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Old 03-03-09, 01:53 PM   #5
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I just found the same article as is in the second link of the post immediately above this! I got beaten to it!

That does look like a great way to use solar heat AND garage doors.

On my garage, the doors may actually be the best location for solar anything.
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Old 03-03-09, 02:11 PM   #6
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I think I'm gonna stick with my previous suggestion. Solar heated hydronic floors. Add a fair amount of insulation to the walls/ceiling (which is really cheap) and you'll really be set.
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Old 03-03-09, 02:39 PM   #7
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I DO like the idea of a heated floor! Especially after working on my EV in Tom's floor-heated garage!

I do have water issues on my property. My garage is at the nexus of several different soil types, and is LITERALLY where the glacier stopped. (Most of the geology in my area comes from the Ice Age.)

I am also just down the street from a lake. So, that means no hidden basement in my garage. It also means that a concrete slab would need to be very well designed, so as not to crack from any ambient hydraulic pressure.

I think a (reinforced) insulated "floating" concrete slab would be the way to go.

Any ideas about the best way to get heat into the slab?
Direct solar gain is most likely a "no" as I really don't want a garage of patio doors showing off everything in my garage to the entire neighborhood. (I'm on a corner property too!)

I would think that either a roof-mounted or south-wall-mounted (garage doors face south) solar collector can work, I'm just not sure if it should be air or liquid based.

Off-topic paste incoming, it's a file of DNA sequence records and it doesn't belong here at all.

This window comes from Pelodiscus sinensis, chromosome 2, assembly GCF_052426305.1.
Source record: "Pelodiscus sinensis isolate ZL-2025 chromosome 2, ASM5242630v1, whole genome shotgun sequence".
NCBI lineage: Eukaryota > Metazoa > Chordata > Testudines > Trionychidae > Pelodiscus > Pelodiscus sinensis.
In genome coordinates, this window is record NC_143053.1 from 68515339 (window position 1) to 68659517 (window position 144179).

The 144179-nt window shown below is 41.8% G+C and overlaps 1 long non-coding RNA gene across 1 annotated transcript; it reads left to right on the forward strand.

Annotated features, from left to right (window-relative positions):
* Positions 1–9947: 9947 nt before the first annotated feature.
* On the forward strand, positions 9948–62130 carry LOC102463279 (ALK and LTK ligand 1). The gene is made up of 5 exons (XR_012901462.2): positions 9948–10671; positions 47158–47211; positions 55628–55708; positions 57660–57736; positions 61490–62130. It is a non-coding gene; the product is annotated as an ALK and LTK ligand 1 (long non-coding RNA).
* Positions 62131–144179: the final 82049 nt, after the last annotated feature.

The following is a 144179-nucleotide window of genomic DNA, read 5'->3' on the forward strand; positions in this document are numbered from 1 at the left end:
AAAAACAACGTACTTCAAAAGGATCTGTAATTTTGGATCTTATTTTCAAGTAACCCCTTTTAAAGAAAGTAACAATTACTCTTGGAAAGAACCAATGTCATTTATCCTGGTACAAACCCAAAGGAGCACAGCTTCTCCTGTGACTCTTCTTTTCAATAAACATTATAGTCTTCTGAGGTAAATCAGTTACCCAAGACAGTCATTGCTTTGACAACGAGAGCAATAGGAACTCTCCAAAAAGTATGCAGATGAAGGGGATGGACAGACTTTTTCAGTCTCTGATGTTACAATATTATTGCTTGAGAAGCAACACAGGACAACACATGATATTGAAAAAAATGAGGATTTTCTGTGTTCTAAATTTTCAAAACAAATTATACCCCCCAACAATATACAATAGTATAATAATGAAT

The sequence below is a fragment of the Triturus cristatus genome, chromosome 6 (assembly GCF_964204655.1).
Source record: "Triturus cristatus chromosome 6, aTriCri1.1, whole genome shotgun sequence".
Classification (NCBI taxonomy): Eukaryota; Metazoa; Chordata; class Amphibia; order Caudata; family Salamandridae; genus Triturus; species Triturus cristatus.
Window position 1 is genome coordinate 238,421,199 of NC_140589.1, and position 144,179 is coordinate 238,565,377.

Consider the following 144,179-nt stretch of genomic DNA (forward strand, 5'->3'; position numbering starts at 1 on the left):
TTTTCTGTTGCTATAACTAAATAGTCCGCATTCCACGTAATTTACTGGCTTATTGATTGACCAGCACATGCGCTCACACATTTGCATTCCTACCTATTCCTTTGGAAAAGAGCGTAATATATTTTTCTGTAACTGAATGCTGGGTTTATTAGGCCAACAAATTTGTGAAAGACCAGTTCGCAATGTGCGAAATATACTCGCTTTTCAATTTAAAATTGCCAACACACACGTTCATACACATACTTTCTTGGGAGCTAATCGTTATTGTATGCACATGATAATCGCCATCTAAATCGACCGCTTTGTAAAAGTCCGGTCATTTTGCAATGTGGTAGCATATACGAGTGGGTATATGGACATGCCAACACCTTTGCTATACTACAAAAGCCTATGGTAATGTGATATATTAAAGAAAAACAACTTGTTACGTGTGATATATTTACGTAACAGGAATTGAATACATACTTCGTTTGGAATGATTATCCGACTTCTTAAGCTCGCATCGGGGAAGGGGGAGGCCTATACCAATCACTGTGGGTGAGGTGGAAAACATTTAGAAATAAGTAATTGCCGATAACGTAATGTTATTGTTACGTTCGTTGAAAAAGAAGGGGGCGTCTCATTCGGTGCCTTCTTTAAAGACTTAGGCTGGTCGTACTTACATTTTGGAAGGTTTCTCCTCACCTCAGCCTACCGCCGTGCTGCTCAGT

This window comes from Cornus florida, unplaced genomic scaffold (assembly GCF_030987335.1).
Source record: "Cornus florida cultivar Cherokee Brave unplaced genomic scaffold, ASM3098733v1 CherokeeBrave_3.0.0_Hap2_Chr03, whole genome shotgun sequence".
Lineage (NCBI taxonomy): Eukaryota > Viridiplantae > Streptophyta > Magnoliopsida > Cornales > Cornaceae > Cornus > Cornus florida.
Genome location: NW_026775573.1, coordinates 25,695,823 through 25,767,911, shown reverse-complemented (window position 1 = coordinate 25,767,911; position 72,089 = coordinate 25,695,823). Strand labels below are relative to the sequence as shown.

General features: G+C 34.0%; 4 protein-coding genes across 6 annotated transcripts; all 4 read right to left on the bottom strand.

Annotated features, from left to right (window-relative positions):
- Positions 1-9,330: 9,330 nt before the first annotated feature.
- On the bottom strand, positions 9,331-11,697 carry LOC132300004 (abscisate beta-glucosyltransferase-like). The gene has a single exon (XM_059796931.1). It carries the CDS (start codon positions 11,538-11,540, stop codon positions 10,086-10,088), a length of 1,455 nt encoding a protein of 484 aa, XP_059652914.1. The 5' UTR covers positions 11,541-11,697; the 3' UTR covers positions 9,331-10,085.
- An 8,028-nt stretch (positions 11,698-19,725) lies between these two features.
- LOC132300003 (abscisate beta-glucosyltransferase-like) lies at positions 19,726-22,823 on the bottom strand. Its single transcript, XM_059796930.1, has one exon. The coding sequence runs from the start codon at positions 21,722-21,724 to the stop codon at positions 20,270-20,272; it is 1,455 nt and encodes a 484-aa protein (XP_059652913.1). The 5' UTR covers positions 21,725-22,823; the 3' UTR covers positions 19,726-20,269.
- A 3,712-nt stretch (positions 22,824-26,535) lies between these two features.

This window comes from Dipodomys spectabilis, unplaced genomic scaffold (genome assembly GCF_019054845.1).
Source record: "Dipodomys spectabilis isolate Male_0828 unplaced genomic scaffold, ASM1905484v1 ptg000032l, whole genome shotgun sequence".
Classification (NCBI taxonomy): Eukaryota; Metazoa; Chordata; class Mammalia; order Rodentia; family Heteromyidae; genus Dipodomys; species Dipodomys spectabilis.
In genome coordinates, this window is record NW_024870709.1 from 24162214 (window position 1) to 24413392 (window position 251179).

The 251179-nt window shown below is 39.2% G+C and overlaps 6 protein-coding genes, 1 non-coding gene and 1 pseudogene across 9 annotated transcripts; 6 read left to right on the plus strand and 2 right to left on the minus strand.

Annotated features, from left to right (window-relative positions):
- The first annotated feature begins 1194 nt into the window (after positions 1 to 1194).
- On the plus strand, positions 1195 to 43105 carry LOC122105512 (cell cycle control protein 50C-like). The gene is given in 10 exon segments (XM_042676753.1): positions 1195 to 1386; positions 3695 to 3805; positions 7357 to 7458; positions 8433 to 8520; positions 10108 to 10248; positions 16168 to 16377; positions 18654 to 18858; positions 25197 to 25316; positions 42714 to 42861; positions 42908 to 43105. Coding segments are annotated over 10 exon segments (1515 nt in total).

Also, I have electric in the (detached) garage, but no natural gas. I know I would need some sort of backup heat besides the solar.
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Old 03-03-09, 02:47 PM   #8
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I think straw bale construction would be cool. I'm tempted to build a house out of it.

If I were building my own garage and had my choice, I would have room for at least 3 cars. I would also have at least 4 feet on one side (beyond the door) for shop space and to store my woodworking tools. The garage needs plenty of storage including places to park bikes. It needs to be fully insulated (including the garage door). As a woodworker, I would also have installed dust collection, 1 or more 220 outlets, a bunch of 20amp outlets with 10 gauge wire, heat and air (I really like the ground source heat pump idea). Space for a portable spray booth would also be nice.

Last edited by truckncycle; 03-03-09 at 02:48 PM.. Reason: Fixed typo
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Old 03-03-09, 03:05 PM   #9
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Traditionally, PEX tubing is used in hydronic heated floors. You simply lay out the tubing and poor the cement right over it. Very easy, and the tubing is flexible and should handle cracking.

The collectors could literally go anywhere in your yard, it doesn't have to be on the building.

I also agree with truckncycle, make it larger!
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Old 03-03-09, 06:01 PM   #10
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Lightbulb

Wow, how cool to have your own green-building project to experiment with. Here are a few thoughts in no particular order:

* Plan, plan, plan. What do you need/want to do in or with the structure today or in a few years? Try to plan for possible future changes in your needs for the building.

* Talk to local / regional sustainable architects to see if any are interested in taking on the project for your budget. An experienced, LEED accredited architect should be able to design a structure that is incredibly efficient, is appropriate for your site and climate, looks good and hopefully avoids the worst mistakes.

* Check out the free / open source Free Green Home Plans from FreeGreen.com and see what you like.

* Design and build to the Passive House standard - Passive house - Wikipedia. Can you build a structure that is carbon neutral (or carbon negative!) for operational power and HVAC needs?

* Can you recycle 100% of the existing structure (Habitat ReStore, FreeCycle, reuse parts in the new building, etc.)?

* Use rainwater catchment for use in the structure or the garden.

* Write about the whole process here!

Have fun,
Tim